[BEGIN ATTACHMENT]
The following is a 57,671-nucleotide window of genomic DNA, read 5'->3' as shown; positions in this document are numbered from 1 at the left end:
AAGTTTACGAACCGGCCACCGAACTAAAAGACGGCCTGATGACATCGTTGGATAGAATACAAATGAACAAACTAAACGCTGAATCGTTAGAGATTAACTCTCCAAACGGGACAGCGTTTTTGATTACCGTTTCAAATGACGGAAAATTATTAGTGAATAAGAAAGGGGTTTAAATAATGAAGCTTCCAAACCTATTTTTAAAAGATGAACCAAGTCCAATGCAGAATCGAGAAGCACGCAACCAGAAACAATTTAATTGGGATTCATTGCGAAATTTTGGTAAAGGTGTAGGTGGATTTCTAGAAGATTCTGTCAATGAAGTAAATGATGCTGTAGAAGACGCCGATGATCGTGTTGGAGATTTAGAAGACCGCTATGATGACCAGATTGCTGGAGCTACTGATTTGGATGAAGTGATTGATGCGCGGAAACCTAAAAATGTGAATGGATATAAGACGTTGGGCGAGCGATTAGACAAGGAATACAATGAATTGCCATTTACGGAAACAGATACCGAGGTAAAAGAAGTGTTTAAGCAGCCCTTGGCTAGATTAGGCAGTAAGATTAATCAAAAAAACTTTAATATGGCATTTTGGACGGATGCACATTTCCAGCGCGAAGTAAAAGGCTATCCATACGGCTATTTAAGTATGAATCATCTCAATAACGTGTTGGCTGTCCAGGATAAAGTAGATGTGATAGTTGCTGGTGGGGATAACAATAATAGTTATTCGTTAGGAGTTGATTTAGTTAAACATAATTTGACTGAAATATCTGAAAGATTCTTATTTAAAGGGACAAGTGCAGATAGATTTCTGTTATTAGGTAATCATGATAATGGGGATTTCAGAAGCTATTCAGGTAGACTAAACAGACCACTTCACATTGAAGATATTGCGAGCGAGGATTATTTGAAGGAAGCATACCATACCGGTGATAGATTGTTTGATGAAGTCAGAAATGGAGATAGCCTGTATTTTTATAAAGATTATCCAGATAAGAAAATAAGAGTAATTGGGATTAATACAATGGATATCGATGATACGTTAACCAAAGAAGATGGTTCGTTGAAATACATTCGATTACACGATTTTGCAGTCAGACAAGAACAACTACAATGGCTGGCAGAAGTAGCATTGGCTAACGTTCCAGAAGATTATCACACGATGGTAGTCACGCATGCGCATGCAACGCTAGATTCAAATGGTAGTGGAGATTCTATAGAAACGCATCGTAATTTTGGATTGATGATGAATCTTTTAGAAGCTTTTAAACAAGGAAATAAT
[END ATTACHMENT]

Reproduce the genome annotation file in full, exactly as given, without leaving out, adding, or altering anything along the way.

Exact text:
The following is a 57,671-nucleotide window of genomic DNA, read 5'->3' as shown; positions in this document are numbered from 1 at the left end:
AAGTTTACGAACCGGCCACCGAACTAAAAGACGGCCTGATGACATCGTTGGATAGAATACAAATGAACAAACTAAACGCTGAATCGTTAGAGATTAACTCTCCAAACGGGACAGCGTTTTTGATTACCGTTTCAAATGACGGAAAATTATTAGTGAATAAGAAAGGGGTTTAAATAATGAAGCTTCCAAACCTATTTTTAAAAGATGAACCAAGTCCAATGCAGAATCGAGAAGCACGCAACCAGAAACAATTTAATTGGGATTCATTGCGAAATTTTGGTAAAGGTGTAGGTGGATTTCTAGAAGATTCTGTCAATGAAGTAAATGATGCTGTAGAAGACGCCGATGATCGTGTTGGAGATTTAGAAGACCGCTATGATGACCAGATTGCTGGAGCTACTGATTTGGATGAAGTGATTGATGCGCGGAAACCTAAAAATGTGAATGGATATAAGACGTTGGGCGAGCGATTAGACAAGGAATACAATGAATTGCCATTTACGGAAACAGATACCGAGGTAAAAGAAGTGTTTAAGCAGCCCTTGGCTAGATTAGGCAGTAAGATTAATCAAAAAAACTTTAATATGGCATTTTGGACGGATGCACATTTCCAGCGCGAAGTAAAAGGCTATCCATACGGCTATTTAAGTATGAATCATCTCAATAACGTGTTGGCTGTCCAGGATAAAGTAGATGTGATAGTTGCTGGTGGGGATAACAATAATAGTTATTCGTTAGGAGTTGATTTAGTTAAACATAATTTGACTGAAATATCTGAAAGATTCTTATTTAAAGGGACAAGTGCAGATAGATTTCTGTTATTAGGTAATCATGATAATGGGGATTTCAGAAGCTATTCAGGTAGACTAAACAGACCACTTCACATTGAAGATATTGCGAGCGAGGATTATTTGAAGGAAGCATACCATACCGGTGATAGATTGTTTGATGAAGTCAGAAATGGAGATAGCCTGTATTTTTATAAAGATTATCCAGATAAGAAAATAAGAGTAATTGGGATTAATACAATGGATATCGATGATACGTTAACCAAAGAAGATGGTTCGTTGAAATACATTCGATTACACGATTTTGCAGTCAGACAAGAACAACTACAATGGCTGGCAGAAGTAGCATTGGCTAACGTTCCAGAAGATTATCACACGATGGTAGTCACGCATGCGCATGCAACGCTAGATTCAAATGGTAGTGGAGATTCTATAGAAACGCATCGTAATTTTGGATTGATGATGAATCTTTTAGAAGCTTTTAAACAAGGAAATAAT